Selling Typhoon jets to Saudi Arabia gave BAE a big boost

A RAF Typhoon leaves RAF Akrotiri on a sortie as part of Operation Shader on December 4, 2015 in Akrotiri, Cyprus. Yesterday the RAF sent two further Tornado aircraft and six Typoons to bolster aircraft now flying sorties to both Iraq and Syria after the UK government voted yesterday to authorise air strikes against so-called Islamic State targets in Syria. (Photo by )Matt Cardy/Getty ImagesThe Typhoon jet BAE supplied to the Saudis.

BAE Systems singled out a jet deal with Saudi Arabia as a big driver of revenues in 2015, as it announced a solid year for the defence company.

BAE released its full-year results on Thursday, showing a 7% rise in revenue to £17.9 billion and a 15% rise in operating profit to £1.5 billion.

The company singled out “increased aircraft deliveries to Saudi Arabia and sales from the trading of equipment on the European Typhoon programme” for providing a £800 million revenue boost in the UK business.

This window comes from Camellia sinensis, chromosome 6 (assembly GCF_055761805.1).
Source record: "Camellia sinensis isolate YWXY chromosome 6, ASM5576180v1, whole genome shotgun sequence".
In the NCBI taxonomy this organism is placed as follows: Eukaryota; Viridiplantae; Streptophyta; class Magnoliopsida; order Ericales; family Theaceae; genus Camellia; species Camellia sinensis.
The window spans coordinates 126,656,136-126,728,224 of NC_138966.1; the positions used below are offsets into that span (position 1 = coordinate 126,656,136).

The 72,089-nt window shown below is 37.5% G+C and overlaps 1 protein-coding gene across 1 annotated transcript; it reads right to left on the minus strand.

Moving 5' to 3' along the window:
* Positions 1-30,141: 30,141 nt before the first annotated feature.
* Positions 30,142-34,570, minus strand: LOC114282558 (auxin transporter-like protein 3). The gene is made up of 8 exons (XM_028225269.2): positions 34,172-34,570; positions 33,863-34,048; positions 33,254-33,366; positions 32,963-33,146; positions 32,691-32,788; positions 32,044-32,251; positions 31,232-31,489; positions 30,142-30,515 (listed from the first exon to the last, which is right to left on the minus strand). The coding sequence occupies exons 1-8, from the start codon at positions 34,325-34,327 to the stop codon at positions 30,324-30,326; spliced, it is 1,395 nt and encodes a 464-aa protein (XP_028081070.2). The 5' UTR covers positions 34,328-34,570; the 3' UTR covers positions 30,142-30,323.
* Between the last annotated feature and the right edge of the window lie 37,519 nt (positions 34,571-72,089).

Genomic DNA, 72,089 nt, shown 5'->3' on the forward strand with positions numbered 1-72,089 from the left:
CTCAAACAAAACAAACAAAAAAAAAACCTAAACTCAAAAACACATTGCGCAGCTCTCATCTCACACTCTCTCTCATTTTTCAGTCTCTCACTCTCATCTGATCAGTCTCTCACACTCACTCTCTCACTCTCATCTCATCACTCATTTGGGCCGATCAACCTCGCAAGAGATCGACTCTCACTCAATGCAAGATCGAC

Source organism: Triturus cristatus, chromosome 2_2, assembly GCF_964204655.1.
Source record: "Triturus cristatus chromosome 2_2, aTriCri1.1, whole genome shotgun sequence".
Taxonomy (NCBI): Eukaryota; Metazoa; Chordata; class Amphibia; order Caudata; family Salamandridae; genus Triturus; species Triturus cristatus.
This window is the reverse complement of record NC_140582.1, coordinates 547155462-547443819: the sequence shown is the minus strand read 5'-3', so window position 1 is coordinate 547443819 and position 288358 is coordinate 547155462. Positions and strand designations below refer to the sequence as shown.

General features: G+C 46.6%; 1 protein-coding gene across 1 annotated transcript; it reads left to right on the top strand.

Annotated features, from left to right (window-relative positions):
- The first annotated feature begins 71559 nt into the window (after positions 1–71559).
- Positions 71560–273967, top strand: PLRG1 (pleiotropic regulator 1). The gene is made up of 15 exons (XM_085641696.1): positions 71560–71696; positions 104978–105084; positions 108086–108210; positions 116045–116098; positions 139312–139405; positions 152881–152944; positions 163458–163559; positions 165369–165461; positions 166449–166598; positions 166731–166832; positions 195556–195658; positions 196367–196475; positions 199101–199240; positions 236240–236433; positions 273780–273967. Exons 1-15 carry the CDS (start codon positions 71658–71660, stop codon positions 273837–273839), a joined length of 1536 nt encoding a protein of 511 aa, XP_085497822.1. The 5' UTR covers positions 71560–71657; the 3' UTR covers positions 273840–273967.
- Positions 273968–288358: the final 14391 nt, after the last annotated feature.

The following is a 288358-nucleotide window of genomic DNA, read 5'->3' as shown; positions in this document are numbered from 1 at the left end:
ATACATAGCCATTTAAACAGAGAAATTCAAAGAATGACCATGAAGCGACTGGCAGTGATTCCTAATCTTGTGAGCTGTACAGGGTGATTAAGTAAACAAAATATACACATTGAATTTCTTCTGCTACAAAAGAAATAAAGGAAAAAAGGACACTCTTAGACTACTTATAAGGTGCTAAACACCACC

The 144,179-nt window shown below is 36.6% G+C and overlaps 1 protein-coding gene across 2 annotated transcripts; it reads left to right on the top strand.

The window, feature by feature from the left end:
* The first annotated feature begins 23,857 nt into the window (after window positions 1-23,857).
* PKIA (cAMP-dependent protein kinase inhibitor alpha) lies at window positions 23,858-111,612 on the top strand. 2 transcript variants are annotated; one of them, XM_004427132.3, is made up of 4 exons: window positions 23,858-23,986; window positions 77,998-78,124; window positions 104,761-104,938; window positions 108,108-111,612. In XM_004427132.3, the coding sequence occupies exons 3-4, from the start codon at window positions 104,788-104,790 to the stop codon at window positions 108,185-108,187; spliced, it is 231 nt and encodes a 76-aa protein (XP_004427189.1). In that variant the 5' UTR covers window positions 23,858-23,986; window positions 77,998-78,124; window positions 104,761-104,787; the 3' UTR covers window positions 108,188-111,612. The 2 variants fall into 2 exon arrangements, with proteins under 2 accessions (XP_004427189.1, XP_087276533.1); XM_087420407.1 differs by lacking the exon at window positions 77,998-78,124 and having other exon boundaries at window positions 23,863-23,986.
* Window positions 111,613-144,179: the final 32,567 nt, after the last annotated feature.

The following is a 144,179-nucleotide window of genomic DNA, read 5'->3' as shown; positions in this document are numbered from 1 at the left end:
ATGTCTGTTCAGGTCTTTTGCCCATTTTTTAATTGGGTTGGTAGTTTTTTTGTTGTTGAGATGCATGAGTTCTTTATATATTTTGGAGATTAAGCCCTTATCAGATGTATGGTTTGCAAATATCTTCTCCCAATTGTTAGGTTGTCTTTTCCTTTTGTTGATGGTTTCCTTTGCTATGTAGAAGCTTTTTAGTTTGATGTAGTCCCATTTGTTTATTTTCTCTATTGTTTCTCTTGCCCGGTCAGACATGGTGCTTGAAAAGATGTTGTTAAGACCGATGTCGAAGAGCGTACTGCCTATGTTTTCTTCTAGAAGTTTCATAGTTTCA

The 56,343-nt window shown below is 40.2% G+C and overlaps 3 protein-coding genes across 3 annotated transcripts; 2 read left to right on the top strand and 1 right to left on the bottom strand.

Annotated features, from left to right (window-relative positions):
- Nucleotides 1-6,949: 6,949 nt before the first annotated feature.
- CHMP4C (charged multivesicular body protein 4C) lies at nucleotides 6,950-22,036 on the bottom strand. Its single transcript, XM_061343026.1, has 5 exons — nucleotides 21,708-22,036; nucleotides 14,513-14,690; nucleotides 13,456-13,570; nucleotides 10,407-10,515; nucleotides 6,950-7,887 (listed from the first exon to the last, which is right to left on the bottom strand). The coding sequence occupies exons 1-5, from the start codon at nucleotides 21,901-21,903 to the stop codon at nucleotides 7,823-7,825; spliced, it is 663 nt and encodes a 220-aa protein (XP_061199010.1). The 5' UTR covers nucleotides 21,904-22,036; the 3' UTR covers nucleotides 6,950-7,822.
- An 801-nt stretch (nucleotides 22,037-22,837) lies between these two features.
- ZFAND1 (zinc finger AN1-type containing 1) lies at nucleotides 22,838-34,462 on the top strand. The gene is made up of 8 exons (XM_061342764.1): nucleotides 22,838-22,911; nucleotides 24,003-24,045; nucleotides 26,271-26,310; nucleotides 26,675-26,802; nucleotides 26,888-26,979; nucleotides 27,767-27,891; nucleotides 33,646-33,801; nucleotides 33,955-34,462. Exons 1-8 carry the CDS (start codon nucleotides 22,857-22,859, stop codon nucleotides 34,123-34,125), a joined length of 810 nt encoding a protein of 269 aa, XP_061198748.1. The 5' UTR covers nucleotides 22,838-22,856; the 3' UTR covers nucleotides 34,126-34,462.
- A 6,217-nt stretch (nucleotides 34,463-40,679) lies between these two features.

BAE has a deal to supply Saudi Arabia with Typhoon aircrafts and is paid when they are delivered, hence the boost last year. The company announced it has also signed a deal with Saudi Arabia to supply 22 Hawk Advanced Jet Trainer aircrafts.

Defence companies have struggled with budget cuts in recent years and BAE’s results are above analysts’ forecasts. BAE says in the update that it is spearheading a “substantial” expansion into corporate and commercial cyber security to help make up some of the difference.

CEO Ian King says in the statement:

We have delivered another year of solid performance. BAE Systems has a large order backlog generated by a well-balanced portfolio of businesses serving the needs of customers in many of the world’s larger accessible markets. The Group is well placed to continue to generate attractive returns for shareholders as defence budgets recover and our commercial adjacencies of cyber and commercial electronics continue to grow.

BAE shares popped at the open in London and are now up around 1.3% at 8.40 a.m. GMT (3.40 a.m. ET).

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